Achieving Boardroom Diversity Without Marginalizing Anyone

Women and minorities continue to make progress in boardrooms, however, the pace has been slow and many top board seats are still going to men. Janice Ellig recently joined Hunt Scanlon Media to discuss the priorities that have to be balanced to achieve the best outcomes for good corporate governance.

October 12, 2023 – While women have come a long way, there is still a long way to go before we reach gender parity at the top levels of corporate America. As CEO of a women-owned search firm with the serious intention and track record of placing women and members of underrepresented groups in boardrooms and the C-suite (85 percent and 80 percent, respectively), Janice Ellig, CEO at Ellig Group, is deeply engaged with this particular struggle on a daily basis. “So, what I am about to say may sound like an oxymoron, but it is not,” she said. “While diversity must be considered a top priority in selecting corporate leadership, it should not be the sole criterion on which a selection is based. Rather, priorities have to be balanced to achieve the best and most equitable outcomes for good corporate governance.”

Ms. Ellig explains that pendulums often swing far to the right and far to the left, spending little time in the center. Following the murder of George Floyd, a pandemic, labor issues, the upcoming presidential election, inflation, and Russia’s ongoing war to control Ukraine, social unrest continues to be at a high point. “Companies are trying to balance these social-economic-political issues to protect employees, customers, communities, and investors while also doing the right thing to level the playing field with sound DEI best practices,” Ms. Ellig said. “Hiring diversity — and notably women, BIPOC, and other underrepresented groups — is currently on the minds of all CEOs, boards, chief human resources officers, and other leaders – as it should be.”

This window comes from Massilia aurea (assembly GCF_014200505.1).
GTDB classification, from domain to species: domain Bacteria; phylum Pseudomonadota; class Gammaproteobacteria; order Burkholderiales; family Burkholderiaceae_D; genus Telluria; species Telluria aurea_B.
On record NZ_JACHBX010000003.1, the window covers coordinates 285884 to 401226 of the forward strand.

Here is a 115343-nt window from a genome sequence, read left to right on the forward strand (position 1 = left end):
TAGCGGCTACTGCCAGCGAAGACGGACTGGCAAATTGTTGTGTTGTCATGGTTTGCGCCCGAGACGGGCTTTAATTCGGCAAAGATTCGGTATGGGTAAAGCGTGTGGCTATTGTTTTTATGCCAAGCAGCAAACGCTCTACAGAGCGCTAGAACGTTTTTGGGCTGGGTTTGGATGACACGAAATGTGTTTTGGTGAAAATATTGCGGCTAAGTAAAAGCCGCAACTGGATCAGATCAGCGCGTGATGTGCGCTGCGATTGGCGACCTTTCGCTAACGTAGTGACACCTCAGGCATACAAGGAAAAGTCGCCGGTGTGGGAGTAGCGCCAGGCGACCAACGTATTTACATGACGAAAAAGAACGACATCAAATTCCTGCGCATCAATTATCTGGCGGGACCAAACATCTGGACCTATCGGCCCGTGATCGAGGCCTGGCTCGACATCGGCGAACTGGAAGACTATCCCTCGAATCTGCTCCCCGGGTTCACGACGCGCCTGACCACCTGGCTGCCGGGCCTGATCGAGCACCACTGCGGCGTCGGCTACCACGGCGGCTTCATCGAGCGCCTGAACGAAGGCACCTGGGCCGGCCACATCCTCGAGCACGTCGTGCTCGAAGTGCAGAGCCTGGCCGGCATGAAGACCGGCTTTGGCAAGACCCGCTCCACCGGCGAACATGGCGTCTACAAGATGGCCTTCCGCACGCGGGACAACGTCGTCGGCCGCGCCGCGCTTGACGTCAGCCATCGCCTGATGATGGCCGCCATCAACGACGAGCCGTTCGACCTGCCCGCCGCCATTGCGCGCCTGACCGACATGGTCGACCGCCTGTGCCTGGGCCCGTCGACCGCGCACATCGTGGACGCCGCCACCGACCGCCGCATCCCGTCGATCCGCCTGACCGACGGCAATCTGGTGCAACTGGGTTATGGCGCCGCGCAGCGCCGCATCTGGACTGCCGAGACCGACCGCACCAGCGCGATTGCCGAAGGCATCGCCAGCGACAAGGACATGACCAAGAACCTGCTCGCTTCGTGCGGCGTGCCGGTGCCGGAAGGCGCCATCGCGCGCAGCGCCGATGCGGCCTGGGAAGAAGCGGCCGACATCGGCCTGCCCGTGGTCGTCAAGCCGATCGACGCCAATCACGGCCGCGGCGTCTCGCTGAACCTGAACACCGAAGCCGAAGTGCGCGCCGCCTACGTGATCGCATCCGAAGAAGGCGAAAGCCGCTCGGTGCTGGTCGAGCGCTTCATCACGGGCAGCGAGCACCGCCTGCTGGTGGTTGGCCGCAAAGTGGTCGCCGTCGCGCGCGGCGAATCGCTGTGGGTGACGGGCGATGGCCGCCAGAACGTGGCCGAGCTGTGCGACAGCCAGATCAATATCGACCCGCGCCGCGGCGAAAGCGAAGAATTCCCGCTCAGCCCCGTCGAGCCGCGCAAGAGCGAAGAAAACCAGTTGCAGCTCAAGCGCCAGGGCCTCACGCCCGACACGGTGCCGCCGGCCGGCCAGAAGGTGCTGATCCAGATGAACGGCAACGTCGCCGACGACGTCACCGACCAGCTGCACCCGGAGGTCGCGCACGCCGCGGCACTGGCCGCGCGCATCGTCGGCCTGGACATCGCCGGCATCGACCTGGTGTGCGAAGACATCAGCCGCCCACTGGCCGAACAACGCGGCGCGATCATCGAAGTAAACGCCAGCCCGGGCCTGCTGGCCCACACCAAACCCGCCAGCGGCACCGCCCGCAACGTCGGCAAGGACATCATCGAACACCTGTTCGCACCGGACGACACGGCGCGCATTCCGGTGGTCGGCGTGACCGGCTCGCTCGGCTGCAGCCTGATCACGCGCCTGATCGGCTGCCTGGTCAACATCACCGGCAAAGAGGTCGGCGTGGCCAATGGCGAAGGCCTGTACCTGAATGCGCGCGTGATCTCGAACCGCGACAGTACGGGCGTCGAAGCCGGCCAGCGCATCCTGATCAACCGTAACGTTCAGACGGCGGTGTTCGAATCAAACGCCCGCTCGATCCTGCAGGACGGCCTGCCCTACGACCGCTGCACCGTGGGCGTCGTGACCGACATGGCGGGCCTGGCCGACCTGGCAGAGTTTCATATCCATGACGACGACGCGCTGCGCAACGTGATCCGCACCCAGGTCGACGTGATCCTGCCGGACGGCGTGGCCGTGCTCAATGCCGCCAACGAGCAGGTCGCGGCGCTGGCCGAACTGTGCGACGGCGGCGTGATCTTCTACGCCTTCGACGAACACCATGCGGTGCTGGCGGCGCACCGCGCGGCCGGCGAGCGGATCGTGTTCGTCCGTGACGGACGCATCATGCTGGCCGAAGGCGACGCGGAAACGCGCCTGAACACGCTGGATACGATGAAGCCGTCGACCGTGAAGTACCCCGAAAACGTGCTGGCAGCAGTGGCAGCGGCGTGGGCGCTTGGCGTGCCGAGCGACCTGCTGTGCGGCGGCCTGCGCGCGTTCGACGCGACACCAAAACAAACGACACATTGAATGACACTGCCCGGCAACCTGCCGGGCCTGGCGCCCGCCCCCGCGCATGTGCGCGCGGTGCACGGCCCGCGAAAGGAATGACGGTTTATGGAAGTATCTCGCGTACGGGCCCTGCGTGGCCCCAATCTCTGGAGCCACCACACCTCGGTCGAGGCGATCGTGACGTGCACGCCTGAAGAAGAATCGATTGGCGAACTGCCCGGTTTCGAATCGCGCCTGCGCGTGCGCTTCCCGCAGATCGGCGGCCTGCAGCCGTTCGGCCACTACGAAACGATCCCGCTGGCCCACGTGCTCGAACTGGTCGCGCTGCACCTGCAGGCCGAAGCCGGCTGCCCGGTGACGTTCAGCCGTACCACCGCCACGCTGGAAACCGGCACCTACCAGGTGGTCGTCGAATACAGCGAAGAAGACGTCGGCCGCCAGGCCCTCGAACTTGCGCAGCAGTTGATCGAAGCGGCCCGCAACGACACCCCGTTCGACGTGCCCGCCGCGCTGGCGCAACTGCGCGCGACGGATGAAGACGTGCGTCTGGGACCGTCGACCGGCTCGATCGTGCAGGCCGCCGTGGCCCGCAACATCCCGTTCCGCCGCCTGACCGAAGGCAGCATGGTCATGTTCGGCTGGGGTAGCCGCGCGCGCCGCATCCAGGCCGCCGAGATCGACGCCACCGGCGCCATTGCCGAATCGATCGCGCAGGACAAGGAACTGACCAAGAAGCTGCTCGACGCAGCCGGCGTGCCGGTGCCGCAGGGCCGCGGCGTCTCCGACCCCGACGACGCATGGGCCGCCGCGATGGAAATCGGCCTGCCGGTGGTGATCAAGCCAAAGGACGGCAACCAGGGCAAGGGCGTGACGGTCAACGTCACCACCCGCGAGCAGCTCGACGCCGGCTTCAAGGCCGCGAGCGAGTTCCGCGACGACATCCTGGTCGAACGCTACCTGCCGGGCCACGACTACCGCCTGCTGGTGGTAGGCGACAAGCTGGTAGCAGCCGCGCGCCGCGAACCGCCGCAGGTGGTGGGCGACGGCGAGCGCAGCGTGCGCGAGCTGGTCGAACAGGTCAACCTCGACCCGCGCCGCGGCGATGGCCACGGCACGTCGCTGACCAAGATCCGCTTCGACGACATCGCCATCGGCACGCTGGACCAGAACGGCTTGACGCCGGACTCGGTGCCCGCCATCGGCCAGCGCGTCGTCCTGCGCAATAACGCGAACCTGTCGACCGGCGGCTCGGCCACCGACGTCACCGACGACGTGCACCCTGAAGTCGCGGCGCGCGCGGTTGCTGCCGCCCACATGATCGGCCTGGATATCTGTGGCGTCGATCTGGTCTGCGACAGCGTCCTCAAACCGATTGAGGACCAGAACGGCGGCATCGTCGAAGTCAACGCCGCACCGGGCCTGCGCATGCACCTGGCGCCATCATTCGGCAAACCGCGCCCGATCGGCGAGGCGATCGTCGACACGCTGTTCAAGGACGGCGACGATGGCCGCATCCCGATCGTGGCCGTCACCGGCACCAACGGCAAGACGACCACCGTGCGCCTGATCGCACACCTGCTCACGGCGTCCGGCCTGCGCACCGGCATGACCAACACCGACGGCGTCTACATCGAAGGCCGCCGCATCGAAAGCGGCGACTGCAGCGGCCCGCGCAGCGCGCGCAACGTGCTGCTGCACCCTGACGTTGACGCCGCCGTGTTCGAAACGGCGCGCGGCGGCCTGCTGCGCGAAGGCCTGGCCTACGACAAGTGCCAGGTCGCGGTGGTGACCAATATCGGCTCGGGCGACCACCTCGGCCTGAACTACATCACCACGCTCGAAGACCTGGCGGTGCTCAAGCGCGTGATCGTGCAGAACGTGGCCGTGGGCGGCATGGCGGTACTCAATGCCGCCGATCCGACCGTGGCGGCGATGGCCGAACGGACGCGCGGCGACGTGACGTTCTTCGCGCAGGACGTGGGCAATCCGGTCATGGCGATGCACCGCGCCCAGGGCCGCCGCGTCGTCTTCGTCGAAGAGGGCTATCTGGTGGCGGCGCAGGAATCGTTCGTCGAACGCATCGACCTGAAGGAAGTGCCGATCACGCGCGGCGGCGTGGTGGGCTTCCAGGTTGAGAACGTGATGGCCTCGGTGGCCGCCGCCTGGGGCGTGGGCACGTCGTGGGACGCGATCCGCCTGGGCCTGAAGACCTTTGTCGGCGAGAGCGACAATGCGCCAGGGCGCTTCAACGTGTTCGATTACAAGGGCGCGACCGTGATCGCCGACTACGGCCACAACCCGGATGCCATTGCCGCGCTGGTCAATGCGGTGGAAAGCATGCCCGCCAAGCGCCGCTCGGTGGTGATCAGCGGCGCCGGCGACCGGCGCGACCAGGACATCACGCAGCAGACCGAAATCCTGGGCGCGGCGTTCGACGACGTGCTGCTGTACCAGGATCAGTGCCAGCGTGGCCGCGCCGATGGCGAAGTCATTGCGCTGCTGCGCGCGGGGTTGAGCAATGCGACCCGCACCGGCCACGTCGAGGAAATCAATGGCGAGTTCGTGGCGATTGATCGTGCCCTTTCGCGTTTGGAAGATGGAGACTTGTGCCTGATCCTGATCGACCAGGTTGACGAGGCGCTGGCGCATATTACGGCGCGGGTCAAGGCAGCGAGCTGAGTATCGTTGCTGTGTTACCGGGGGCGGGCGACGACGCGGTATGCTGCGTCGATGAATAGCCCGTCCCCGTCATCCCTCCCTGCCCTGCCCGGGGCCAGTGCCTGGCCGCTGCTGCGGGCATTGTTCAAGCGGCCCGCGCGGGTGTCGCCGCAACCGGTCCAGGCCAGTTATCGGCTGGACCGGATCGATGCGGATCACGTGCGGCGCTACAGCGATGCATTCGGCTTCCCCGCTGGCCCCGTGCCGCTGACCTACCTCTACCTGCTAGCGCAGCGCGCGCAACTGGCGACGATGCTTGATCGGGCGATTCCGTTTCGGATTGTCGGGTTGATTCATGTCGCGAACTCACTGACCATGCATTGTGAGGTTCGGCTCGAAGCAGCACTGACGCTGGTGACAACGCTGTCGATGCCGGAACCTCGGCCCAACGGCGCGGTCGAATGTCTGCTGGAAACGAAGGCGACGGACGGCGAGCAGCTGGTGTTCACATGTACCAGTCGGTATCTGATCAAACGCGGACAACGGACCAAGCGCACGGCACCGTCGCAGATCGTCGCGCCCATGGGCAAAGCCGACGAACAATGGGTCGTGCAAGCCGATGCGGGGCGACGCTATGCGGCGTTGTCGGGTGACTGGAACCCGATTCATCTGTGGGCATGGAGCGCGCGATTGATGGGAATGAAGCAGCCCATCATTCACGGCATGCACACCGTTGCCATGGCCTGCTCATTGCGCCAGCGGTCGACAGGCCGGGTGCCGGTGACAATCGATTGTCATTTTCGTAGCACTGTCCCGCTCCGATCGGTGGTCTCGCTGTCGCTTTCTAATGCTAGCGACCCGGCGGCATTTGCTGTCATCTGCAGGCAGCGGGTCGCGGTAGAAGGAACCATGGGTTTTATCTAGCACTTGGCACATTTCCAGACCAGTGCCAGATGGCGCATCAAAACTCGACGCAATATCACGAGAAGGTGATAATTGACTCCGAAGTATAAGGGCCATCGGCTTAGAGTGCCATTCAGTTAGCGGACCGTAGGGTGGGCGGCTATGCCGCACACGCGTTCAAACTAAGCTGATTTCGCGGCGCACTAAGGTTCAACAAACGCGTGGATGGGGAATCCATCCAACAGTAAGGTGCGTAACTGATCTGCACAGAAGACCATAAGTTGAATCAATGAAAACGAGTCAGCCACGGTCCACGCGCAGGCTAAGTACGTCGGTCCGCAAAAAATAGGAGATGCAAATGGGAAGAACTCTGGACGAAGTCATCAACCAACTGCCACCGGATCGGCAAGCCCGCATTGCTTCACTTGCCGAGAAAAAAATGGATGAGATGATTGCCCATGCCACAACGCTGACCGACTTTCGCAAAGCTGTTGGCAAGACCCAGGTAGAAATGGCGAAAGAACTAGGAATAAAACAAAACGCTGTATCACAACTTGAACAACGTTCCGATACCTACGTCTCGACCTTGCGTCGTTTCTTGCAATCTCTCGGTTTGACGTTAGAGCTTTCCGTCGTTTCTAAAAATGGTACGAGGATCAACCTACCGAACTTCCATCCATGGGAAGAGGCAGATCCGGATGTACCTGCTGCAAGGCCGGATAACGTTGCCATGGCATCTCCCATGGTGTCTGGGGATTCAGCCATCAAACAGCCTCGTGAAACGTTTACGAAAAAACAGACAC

Crawling Toward Gender Parity

Ms. Ellig points to these numbers. In 1995, on the S&P 500, women held 10 percent of the board seats; in 2023, we are at 32 percent. Over the past 28 years, had we averaged just 1.5% a year, we would be at parity with 52 percent women on boards, not 32 percent. “However, progress has been at less than one percent, and that is the issue: hardly impressive, and the pace of change is far too slow,” she said.

In the early days, efforts toward gender parity were unfolding when, in 2003, Norway became the first country to pass legislation mandating a 40 percent quota for women on corporate boards by 2008. Then, in 2010, Dame Helena Morrissey and Lord Davies spearheaded the launch of the 30% Club in the U.K.

“As encouraged as I was at the time by these advances abroad, the fact remains that in the U.S., the rate of change over the past decade remains glacial, with the U.S. slipping to #13 of women on boards,” Ms. Ellig said. “We hear that some men feel marginalized and not able to secure a board seat.” However, the data shows that is not the reality: according to the 2023 S&P 500 New Director and Diversity Snapshot, the percentage of new board appointments – 54 percent, went to men.

The Right Kind of Parity

Progress for women and underrepresented groups is something almost everyone supports, at least in theory, according to Ms. Ellig. “Many, like me, would have preferred to see greater acceleration over the last decade rather than just over the past year, as we know change does not happen overnight,” she said. “However, the time has come, and I believe it is crucial that we continue to push for greater diversity while doing it in a manner that prudently moves the needle without excluding any qualified candidates, regardless of gender or background.”